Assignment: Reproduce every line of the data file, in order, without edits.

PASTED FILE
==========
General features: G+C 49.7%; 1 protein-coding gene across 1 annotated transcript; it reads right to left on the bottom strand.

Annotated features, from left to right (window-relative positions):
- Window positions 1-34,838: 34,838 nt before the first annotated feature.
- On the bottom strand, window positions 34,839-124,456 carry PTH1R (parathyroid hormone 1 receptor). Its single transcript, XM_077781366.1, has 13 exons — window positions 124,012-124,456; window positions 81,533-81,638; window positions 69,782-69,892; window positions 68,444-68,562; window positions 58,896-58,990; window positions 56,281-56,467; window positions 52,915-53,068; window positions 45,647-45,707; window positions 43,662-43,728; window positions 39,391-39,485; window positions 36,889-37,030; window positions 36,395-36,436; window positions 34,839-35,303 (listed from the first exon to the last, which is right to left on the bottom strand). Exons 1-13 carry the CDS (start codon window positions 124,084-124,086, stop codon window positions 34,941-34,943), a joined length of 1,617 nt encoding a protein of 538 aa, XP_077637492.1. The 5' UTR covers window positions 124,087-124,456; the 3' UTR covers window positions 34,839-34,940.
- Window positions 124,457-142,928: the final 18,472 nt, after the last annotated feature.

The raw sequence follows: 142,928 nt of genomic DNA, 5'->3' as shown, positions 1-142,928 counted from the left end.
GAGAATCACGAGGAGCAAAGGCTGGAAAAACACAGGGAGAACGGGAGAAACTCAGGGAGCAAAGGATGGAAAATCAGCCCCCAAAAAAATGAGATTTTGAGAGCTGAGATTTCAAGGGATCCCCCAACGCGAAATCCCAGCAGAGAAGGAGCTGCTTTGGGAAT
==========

General features: G+C 49.7%; 1 protein-coding gene across 1 annotated transcript; it reads right to left on the bottom strand.

Annotated features, from left to right (window-relative positions):
- Window positions 1-34,838: 34,838 nt before the first annotated feature.
- On the bottom strand, window positions 34,839-124,456 carry PTH1R (parathyroid hormone 1 receptor). Its single transcript, XM_077781366.1, has 13 exons — window positions 124,012-124,456; window positions 81,533-81,638; window positions 69,782-69,892; window positions 68,444-68,562; window positions 58,896-58,990; window positions 56,281-56,467; window positions 52,915-53,068; window positions 45,647-45,707; window positions 43,662-43,728; window positions 39,391-39,485; window positions 36,889-37,030; window positions 36,395-36,436; window positions 34,839-35,303 (listed from the first exon to the last, which is right to left on the bottom strand). Exons 1-13 carry the CDS (start codon window positions 124,084-124,086, stop codon window positions 34,941-34,943), a joined length of 1,617 nt encoding a protein of 538 aa, XP_077637492.1. The 5' UTR covers window positions 124,087-124,456; the 3' UTR covers window positions 34,839-34,940.
- Window positions 124,457-142,928: the final 18,472 nt, after the last annotated feature.

The raw sequence follows: 142,928 nt of genomic DNA, 5'->3' as shown, positions 1-142,928 counted from the left end.
GAGAATCACGAGGAGCAAAGGCTGGAAAAACACAGGGAGAACGGGAGAAACTCAGGGAGCAAAGGATGGAAAATCAGCCCCCAAAAAAATGAGATTTTGAGAGCTGAGATTTCAAGGGATCCCCCAACGCGAAATCCCAGCAGAGAAGGAGCTGCTTTGGGAAT